Non-faith schools can be spiritual too
How good is the spiritual capital of your school? This is a question all schools should ask themselves - and it is the key to success, according to a study by two influential education researchers.
Spirituality is not simply an issue for faith schools, even though that is the way it is widely perceived.
Studies by David Egan, special adviser to the Welsh Assembly government until last year, have found that successful schools all had a sense of purpose informed by strong belief systems and moral and ethical values.
"The term spirituality is something we associate with faith schools or what schools do through RE," he said. "But what I found is that they see it as part of how they operate, part of their educative purpose, and it seems to be a key part of their success."
Professor Egan's findings are based on a study of five successful but diverse state secondary schools in Wales as part of a major international study into school improvement. Only one of the five was a faith school, but he concluded that in all cases the schools' "spiritual capital" was a crucial factor in their exam and inspection successes.
Professor Egan's comments were given at the North of England Education Conference in Cardiff last week, where David Hopkins, the conference president, talked about the need for a moral purpose in schools. He told The TES that it was the same thing as spiritual capital.
Professor Hopkins, a former professor of education and chief adviser on school standards for the Government, said schools that led with a moral purpose ensured that all pupils succeeded to their potential and did not just do what was needed to meet targets. But he said a large minority of schools in England had still not achieved this.
"Lots of schools have the rhetoric," he said. "[Fewer] have the educational ability to put it into practice, although we are seeing it increasingly."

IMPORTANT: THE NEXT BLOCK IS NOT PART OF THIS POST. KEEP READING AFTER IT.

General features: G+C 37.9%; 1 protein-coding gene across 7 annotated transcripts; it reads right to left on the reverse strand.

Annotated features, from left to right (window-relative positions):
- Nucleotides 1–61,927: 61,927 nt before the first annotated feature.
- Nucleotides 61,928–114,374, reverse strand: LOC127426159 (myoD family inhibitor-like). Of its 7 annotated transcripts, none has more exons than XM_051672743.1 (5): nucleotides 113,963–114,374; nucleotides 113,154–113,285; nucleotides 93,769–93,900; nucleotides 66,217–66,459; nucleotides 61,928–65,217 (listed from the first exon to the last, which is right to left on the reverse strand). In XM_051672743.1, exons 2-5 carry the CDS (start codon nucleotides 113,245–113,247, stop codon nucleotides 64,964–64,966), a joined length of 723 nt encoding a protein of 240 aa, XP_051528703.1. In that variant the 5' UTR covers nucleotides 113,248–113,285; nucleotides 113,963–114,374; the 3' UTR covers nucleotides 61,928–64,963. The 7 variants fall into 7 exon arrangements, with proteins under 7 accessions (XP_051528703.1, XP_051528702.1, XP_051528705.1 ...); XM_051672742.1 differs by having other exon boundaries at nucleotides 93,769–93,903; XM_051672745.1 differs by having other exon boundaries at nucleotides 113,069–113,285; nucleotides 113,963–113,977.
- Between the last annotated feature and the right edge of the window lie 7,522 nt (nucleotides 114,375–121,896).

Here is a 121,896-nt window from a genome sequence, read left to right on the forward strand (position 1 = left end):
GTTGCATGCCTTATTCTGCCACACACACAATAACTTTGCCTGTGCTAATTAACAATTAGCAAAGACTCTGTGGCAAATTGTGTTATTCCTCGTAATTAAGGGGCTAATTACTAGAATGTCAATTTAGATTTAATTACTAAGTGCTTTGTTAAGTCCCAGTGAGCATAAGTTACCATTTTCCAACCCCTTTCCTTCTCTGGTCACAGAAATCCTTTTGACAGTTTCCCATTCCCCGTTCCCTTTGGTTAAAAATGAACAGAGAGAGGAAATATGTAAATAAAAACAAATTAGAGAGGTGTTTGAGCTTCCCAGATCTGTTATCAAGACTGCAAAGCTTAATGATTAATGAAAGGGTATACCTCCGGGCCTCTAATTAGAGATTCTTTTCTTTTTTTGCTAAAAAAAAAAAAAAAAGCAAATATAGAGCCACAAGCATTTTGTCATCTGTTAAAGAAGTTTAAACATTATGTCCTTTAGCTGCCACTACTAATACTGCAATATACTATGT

He said schools with moral purpose were those where heads could link their vision to practical action. Plans underpinning that vision could be seen being carried out in the classroom.
Asked for an example of spirituality in a school, Professor Egan, from the University of Wales's Cardiff School of Education, talked about a secondary where three girls who had just completed their mock GCSEs were killed in a car crash.
"It was half-term but the head went and opened the school up," he said. "All the children came into the school, and many of the teachers. That seemed to be absolutely symbolic of the type of community they had created."
He defined a school's spirituality as having a strong ethos, a refusal to accept low performance, strong relationships, a strong pupil voice and student self-confidence.
Other factors in the five schools' success included careful financial monitoring, links with primaries, innovation, good use of support staff and investment in pedagogy.
When asked if there was a "silver bullet" for improving school performance, Professor Egan said he agreed with a report by Sir Michael Barber, the former Downing Street adviser, written for McKinsey, the global consultancy firm, which said that the quality of teachers was crucial.
But Professor Hopkins said he found the Barber research irritating as "it is just a counsel of perfection - it doesn't help you deal with failing schools like the Ridings".
"It's down to the semantics of how you define spiritual. Yes, I think schools should have a bit of spirit - a sense of positive virtue does a school no harm. I'm sure schools do their best to make pupils optimistic about life, helpful to others and with a purpose to their own life."
Tony Storey, head of Hayfield School in Doncaster
"Schools do need strong moral and ethical values and to go beyond material sensitivities and recognise that things like the arts can exist on a different plane.
"But the use of the word spiritual is too open to being hijacked by those with a proselytising religious agenda." Keith Porteous Wood, executive director of the National Secular Society
"People find motivation in all sorts of places. One size doesn't fit all. We're big on rights, responsibility and respect - getting people to appreciate that no man is an island. A "what's-in-it-for me?" attitude doesn't help anyone. It's our way of addressing the spiritual and moral vacuum in modern society.
Eddie Izzard, head of Winklebury Junior School in Basingstoke.